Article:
Julian Assange has lost his legal battle to walk free from the Ecuadorian embassy after a judge ruled he should still be charged over an outstanding UK arrest warrant.
The Wikileaks founder has been in his Knightsbridge bolthole in central London since 2012 after rape and sexual assault allegations were made in Sweden and he skipped bail.
The 46-year-old denied the accusation and feared extradition would lead to him being sent on to US authorities over leaking sensitive documents including details of American troops bombing civilian positions in Iraq.
Legal proceedings in Sweden were dropped last May and a European Arrest Warrant was withdrawn.
But he still faced arrest in the UK for jumping bail in 2012, when he sought asylum in the South American country’s embassy and failed to surrender to court.
The activist fears if arrested he could still be extradited to America.
Lawyers for Assange argued last month the warrant for failing to appear at court had lost its purpose and applied for it to be withdrawn citing it was not in the public interest.
Prosecutors opposed it saying it would be “absurd were a defendant effectively to be rewarded with immunity to evade proceedings for so long that they fell away for whatever reason”.
Chief Magistrate Emma Arbuthnot told the packed hearing and public gallery at Westminster Magistrates’ Court on February 6 that the challenge had failed.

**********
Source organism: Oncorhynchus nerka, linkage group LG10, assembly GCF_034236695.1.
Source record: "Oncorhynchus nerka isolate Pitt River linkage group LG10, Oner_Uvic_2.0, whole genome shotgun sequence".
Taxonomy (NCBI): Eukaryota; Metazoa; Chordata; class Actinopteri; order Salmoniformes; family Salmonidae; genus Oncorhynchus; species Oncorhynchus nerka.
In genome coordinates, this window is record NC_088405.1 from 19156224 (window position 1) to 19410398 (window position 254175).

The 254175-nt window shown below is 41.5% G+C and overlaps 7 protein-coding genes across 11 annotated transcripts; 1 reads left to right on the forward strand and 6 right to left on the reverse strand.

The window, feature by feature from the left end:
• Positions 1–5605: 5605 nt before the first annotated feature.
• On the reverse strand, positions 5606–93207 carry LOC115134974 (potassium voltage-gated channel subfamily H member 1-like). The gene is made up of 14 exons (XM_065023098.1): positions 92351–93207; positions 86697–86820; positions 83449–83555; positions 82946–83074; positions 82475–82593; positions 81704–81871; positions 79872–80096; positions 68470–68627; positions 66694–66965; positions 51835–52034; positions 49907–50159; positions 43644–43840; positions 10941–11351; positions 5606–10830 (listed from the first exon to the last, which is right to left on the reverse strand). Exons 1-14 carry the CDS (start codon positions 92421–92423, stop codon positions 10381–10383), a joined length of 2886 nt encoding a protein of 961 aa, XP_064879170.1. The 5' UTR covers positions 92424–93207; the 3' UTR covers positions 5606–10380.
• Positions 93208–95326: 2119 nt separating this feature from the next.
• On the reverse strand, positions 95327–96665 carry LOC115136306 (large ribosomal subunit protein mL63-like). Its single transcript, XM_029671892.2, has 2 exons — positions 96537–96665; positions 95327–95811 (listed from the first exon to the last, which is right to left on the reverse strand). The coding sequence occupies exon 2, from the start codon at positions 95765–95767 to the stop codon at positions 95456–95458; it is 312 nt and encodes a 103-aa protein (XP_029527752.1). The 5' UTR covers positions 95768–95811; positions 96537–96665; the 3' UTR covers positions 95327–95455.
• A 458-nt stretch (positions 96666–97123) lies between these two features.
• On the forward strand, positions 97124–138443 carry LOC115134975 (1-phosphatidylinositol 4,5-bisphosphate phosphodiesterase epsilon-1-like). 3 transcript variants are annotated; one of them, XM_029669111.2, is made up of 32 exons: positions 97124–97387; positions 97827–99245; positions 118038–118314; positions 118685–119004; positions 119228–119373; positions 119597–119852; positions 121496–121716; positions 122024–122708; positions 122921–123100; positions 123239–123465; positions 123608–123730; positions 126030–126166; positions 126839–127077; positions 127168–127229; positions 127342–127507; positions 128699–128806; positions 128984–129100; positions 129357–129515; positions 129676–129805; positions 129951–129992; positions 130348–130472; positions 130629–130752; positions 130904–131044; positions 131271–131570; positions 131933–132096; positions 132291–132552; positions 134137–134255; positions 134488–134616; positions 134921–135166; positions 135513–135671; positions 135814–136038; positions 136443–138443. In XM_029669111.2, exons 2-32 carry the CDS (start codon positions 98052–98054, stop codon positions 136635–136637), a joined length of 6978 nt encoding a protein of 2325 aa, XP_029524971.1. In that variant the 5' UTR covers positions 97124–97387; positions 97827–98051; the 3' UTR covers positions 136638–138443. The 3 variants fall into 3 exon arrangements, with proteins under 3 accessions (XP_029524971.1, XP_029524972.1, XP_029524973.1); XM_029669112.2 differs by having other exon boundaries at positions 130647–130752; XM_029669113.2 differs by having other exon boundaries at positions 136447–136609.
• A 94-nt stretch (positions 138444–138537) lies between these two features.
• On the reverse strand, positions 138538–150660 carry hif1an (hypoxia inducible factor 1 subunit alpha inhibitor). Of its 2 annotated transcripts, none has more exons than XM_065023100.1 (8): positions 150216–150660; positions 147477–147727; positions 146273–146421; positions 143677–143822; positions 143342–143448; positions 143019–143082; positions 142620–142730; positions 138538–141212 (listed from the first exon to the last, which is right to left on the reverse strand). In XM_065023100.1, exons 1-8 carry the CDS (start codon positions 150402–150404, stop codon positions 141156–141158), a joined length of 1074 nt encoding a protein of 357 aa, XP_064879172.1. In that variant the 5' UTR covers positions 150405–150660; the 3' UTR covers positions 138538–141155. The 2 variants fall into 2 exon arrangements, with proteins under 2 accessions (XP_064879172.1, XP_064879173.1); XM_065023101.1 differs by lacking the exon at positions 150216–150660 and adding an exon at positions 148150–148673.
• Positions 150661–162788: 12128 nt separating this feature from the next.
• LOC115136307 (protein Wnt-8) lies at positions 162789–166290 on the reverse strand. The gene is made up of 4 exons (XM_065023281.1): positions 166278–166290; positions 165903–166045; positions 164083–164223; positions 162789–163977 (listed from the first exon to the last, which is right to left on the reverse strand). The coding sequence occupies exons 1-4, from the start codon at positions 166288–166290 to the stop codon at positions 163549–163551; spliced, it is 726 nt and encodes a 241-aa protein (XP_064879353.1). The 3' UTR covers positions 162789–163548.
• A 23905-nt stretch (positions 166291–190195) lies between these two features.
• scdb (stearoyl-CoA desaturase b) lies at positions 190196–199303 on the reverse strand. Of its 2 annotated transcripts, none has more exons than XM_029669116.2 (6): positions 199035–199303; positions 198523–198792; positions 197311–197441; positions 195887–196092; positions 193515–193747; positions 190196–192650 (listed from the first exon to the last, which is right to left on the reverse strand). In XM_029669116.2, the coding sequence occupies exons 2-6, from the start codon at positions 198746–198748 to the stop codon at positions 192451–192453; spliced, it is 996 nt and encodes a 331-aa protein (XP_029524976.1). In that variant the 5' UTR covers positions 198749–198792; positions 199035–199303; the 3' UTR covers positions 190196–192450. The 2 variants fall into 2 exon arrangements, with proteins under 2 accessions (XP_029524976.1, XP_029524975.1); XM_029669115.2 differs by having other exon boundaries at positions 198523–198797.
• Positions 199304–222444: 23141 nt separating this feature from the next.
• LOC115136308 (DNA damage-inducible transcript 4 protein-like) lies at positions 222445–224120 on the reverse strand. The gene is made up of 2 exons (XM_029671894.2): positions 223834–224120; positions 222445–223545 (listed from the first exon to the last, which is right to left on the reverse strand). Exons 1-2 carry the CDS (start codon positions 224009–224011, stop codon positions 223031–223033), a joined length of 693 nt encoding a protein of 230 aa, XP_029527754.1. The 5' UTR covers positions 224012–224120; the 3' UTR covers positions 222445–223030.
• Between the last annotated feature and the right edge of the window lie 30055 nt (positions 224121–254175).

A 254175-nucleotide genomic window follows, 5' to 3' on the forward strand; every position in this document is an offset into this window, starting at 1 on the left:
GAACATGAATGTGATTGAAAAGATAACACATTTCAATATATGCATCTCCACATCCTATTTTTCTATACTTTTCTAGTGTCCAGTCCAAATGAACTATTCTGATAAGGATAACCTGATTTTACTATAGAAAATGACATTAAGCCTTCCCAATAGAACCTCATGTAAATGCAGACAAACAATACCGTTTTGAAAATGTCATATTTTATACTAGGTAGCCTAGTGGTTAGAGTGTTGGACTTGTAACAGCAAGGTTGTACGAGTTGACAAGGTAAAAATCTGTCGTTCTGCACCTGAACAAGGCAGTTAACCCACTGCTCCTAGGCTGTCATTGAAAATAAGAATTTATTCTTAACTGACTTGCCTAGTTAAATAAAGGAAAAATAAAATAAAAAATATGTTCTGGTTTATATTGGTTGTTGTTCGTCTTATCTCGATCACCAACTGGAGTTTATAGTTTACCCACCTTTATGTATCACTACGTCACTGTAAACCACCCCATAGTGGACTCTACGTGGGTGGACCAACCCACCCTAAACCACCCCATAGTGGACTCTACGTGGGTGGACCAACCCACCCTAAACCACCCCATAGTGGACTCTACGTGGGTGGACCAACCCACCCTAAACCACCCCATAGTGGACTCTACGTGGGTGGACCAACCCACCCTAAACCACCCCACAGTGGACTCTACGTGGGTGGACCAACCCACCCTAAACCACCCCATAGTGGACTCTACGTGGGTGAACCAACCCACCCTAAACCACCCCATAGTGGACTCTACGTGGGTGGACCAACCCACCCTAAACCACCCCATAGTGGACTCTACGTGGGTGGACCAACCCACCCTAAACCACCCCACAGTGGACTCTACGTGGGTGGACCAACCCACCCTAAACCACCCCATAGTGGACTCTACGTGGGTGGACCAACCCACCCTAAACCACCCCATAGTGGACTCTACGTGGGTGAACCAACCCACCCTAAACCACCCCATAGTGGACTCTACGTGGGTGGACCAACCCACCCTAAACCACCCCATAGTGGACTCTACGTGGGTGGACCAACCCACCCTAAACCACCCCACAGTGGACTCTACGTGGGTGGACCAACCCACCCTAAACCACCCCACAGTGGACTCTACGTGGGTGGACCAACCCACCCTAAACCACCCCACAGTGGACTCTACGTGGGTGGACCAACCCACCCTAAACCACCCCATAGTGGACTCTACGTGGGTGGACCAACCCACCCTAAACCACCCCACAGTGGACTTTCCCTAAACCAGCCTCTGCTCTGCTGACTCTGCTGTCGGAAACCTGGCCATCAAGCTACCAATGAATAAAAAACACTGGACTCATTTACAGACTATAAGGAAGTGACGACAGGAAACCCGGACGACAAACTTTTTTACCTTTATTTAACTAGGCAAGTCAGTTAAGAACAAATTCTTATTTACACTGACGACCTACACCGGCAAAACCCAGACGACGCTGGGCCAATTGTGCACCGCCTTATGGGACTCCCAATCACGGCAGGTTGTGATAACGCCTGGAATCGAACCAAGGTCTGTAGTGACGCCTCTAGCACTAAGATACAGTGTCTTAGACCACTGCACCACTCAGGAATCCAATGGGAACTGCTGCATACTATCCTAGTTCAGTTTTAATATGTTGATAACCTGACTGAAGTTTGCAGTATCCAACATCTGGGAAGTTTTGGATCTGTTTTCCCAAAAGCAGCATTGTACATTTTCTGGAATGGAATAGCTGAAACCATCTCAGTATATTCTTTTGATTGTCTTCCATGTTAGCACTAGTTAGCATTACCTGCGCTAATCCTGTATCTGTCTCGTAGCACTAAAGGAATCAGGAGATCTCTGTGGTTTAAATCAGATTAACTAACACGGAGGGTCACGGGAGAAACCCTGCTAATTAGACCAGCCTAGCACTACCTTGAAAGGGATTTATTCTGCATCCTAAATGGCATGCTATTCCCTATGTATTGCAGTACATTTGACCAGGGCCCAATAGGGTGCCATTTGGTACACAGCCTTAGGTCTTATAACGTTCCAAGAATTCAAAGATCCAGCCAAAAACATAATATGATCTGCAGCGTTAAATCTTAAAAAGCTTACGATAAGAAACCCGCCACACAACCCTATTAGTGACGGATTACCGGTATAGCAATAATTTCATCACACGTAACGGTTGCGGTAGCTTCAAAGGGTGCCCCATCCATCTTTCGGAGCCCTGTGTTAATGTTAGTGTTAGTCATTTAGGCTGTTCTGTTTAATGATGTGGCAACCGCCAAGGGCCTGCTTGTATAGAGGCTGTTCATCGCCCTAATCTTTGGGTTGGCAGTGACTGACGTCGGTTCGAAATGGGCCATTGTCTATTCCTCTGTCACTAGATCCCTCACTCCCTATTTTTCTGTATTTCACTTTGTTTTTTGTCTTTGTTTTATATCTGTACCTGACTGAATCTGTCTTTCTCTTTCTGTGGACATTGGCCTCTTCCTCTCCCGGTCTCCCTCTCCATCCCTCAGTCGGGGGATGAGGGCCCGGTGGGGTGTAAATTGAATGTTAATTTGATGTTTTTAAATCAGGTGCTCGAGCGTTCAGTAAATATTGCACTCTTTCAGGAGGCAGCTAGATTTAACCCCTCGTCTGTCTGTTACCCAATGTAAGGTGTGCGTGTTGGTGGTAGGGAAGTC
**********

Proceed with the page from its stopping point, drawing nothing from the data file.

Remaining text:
Mark Summers QC representing Assange argued the arrest warrant has no “independent life outside the extradition proceedings” which had concluded and time spent holed up in the Ecuadorian Embassy is already “severe” punishment enough.
He also said the UN ruled Assange’s situation was “arbitrary, unreasonable, and disproportionate”.
But Ms Arbuthnot said it was “not uncommon” for Bail Act offences to be pursued when the main legal proceedings had ended.
At Westminster Magistrates Court today (Tues) she announced her decision that the outstanding warrant for skipping bail should not be dropped due to public interest.
She said he would have had enough sunlight and access to the internet during his “self confinement” something which other prisoners would not of had.
Assange was not present in court to hear the judgement.
Since you are here
Since you are here, we wanted to ask for your help.
Journalism in Britain is under threat. The government is becoming increasingly authoritarian and our media is run by a handful of billionaires, most of whom reside overseas and all of them have strong political allegiances and financial motivations.
Our mission is to hold the powerful to account. It is vital that free media is allowed to exist to expose hypocrisy, corruption, wrongdoing and abuse of power. But we can't do it without you.
If you can afford to contribute a small donation to the site it will help us to continue our work in the best interests of the public. We only ask you to donate what you can afford, with an option to cancel your subscription at any point.
To donate or subscribe to The London Economic, click here.
The TLE shop is also now open, with all profits going to supporting our work.
The shop can be found here.
You can also SUBSCRIBE TO OUR NEWSLETTER .